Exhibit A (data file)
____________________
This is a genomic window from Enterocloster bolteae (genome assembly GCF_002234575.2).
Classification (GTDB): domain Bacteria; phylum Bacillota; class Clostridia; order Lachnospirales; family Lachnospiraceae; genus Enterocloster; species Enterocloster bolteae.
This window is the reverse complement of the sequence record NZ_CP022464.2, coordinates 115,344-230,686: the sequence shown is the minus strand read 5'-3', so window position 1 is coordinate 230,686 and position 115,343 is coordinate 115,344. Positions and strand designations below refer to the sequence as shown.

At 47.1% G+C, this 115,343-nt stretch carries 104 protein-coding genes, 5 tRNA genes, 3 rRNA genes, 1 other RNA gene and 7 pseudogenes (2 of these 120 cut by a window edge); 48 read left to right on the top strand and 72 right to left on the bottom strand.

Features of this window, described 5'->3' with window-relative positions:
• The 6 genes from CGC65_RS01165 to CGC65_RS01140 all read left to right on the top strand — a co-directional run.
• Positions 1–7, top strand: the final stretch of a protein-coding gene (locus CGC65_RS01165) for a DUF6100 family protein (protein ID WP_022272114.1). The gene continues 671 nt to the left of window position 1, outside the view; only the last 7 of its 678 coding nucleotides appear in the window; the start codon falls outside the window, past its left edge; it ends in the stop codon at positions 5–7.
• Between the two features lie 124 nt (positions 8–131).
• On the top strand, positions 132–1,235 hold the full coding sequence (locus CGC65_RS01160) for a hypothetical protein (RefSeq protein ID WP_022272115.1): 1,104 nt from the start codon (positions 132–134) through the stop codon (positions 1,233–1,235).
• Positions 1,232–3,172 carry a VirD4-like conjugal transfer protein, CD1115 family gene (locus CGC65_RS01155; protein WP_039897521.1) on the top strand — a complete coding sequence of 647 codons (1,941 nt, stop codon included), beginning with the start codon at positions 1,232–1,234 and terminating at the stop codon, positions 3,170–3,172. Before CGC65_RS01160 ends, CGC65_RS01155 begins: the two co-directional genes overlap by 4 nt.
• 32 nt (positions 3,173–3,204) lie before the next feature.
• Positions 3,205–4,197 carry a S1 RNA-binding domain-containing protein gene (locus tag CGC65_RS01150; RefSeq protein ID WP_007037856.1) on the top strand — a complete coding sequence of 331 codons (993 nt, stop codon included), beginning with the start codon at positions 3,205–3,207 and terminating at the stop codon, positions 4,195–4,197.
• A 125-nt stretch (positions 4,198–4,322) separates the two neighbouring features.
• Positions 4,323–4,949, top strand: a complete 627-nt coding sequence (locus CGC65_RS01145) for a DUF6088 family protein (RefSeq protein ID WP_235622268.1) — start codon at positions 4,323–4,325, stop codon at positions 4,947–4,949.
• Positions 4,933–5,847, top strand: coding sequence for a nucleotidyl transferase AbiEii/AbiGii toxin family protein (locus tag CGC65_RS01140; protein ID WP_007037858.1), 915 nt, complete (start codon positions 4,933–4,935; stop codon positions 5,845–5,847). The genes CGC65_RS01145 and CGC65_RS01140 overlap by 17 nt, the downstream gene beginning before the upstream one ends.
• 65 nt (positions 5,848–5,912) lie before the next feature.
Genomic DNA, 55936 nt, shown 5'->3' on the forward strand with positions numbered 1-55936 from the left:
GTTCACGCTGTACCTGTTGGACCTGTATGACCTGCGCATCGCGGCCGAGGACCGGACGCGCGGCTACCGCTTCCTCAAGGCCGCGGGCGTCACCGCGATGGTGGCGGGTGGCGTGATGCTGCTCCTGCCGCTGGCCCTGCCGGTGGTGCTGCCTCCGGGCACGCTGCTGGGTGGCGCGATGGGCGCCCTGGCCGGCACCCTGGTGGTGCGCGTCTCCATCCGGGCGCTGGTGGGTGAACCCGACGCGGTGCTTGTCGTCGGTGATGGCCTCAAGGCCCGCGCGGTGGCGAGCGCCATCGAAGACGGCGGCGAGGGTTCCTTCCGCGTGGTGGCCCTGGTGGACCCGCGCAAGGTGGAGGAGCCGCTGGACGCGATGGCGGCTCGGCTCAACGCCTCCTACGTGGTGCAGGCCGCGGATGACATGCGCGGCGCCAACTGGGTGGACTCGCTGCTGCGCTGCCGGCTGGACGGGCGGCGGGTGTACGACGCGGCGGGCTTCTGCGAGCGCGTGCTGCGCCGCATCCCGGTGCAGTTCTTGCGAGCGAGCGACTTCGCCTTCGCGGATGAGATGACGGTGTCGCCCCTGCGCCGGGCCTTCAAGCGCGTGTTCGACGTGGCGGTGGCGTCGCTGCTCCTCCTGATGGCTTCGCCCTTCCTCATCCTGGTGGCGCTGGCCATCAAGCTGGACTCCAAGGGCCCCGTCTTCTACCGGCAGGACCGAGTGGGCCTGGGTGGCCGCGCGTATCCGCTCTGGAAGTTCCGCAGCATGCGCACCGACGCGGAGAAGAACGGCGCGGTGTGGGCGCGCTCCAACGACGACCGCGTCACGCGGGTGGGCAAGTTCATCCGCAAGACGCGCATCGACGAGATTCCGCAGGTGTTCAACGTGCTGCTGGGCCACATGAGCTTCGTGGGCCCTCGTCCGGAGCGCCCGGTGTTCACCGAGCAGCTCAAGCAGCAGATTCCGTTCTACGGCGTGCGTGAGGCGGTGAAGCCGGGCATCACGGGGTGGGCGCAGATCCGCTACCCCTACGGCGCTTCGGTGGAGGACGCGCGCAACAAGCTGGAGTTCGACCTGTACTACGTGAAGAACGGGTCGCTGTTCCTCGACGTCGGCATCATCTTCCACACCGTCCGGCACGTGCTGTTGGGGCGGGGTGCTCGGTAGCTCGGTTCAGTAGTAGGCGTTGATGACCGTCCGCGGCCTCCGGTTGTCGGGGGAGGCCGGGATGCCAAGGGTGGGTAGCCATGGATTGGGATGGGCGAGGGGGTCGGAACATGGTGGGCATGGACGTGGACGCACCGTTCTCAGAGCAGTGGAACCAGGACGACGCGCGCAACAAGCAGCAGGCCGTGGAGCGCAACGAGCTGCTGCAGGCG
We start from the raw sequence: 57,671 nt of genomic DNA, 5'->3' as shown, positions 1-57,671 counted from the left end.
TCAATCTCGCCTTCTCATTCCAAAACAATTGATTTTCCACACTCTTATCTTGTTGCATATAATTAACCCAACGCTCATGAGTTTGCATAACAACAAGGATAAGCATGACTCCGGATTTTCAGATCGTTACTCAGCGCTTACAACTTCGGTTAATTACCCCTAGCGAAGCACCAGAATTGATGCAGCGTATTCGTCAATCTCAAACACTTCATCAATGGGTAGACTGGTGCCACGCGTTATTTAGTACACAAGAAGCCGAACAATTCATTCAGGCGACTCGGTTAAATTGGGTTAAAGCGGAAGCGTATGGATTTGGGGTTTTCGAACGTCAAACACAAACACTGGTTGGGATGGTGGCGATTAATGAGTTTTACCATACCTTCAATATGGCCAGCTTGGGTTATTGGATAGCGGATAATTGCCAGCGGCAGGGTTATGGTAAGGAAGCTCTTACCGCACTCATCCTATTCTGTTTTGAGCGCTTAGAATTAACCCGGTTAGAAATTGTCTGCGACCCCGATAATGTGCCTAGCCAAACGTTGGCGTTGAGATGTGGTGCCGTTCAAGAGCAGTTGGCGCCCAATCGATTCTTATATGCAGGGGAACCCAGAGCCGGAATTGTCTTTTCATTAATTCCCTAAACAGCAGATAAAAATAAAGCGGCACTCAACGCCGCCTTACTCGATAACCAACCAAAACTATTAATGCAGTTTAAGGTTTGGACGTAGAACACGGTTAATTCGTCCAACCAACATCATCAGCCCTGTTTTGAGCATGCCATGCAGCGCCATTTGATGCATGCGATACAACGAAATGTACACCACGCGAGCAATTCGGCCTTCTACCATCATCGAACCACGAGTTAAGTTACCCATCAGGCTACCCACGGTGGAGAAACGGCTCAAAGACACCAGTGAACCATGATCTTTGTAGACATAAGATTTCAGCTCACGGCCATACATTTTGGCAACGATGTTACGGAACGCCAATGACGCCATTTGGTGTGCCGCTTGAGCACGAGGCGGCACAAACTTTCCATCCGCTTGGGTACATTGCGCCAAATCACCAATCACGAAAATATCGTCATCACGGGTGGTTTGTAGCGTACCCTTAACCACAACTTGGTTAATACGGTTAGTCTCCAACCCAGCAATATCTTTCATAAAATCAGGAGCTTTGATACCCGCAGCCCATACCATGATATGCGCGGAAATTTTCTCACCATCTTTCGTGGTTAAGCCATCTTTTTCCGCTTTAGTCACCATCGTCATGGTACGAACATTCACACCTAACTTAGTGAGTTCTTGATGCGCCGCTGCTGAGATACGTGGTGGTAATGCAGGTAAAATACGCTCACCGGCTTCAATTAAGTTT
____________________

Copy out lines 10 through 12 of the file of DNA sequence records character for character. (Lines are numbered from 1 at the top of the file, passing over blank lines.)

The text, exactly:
• Positions 1,232–3,172 carry a VirD4-like conjugal transfer protein, CD1115 family gene (locus CGC65_RS01155; protein WP_039897521.1) on the top strand — a complete coding sequence of 647 codons (1,941 nt, stop codon included), beginning with the start codon at positions 1,232–1,234 and terminating at the stop codon, positions 3,170–3,172. Before CGC65_RS01160 ends, CGC65_RS01155 begins: the two co-directional genes overlap by 4 nt.
• 32 nt (positions 3,173–3,204) lie before the next feature.
• Positions 3,205–4,197 carry a S1 RNA-binding domain-containing protein gene (locus tag CGC65_RS01150; RefSeq protein ID WP_007037856.1) on the top strand — a complete coding sequence of 331 codons (993 nt, stop codon included), beginning with the start codon at positions 3,205–3,207 and terminating at the stop codon, positions 4,195–4,197.